Residual Long-Term Effects of Forest Fertilization on Tree Growth and Nitrogen Turnover in Boreal Forest
AbstractThe growth enhancing effects of forest fertilizer is considered to level off within 10 years of the application, and be restricted to one forest stand rotation. However, fertilizer induced changes in plant community composition has been shown to occur in the following stand rotation. To clarify whether effects of forest fertilization have residual long-term effects, extending into the next rotation, we compared tree growth, needle N concentrations and the availability of mobile soil N in young (10 years) Pinus sylvestris L. and Picea abies (L.) H. Karst. stands. The sites were fertilized with 150 kg·N·ha−1 once or twice during the previous stand rotation, or unfertilized. Two fertilization events increased tree height by 24% compared to the controls. Needle N concentrations of the trees on previously fertilized sites were 15% higher than those of the controls. Soil N mineralization rates and the amounts of mobile soil NH4-N and NO3-N were higher on sites that were fertilized twice than on control sites. Our study demonstrates that operational forest fertilization can cause residual long-term effects on stand N dynamics, with subsequent effects on tree growth that may be more long-lasting than previously believed, i.e., extending beyond one stand rotation. View Full-Text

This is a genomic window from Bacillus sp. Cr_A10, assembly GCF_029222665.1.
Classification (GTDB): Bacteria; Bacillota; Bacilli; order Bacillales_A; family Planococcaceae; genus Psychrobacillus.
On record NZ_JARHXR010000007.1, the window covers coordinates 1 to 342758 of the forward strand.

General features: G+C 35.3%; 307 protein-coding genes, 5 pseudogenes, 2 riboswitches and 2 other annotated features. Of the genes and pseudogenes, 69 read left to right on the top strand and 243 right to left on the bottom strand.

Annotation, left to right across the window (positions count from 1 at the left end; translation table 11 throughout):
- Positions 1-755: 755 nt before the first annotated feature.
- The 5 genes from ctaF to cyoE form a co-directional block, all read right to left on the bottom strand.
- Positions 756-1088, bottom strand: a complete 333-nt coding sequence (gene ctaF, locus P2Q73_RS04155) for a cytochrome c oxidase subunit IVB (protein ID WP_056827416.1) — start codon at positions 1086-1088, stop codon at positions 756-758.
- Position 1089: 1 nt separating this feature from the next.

Share & Cite This Article
From, F.; Strengbom, J.; Nordin, A. Residual Long-Term Effects of Forest Fertilization on Tree Growth and Nitrogen Turnover in Boreal Forest. Forests 2015, 6, 1145-1156.
From F, Strengbom J, Nordin A. Residual Long-Term Effects of Forest Fertilization on Tree Growth and Nitrogen Turnover in Boreal Forest. Forests. 2015; 6(4):1145-1156.Chicago/Turabian Style
From, Fredrik; Strengbom, Joachim; Nordin, Annika. 2015. "Residual Long-Term Effects of Forest Fertilization on Tree Growth and Nitrogen Turnover in Boreal Forest." Forests 6, no. 4: 1145-1156.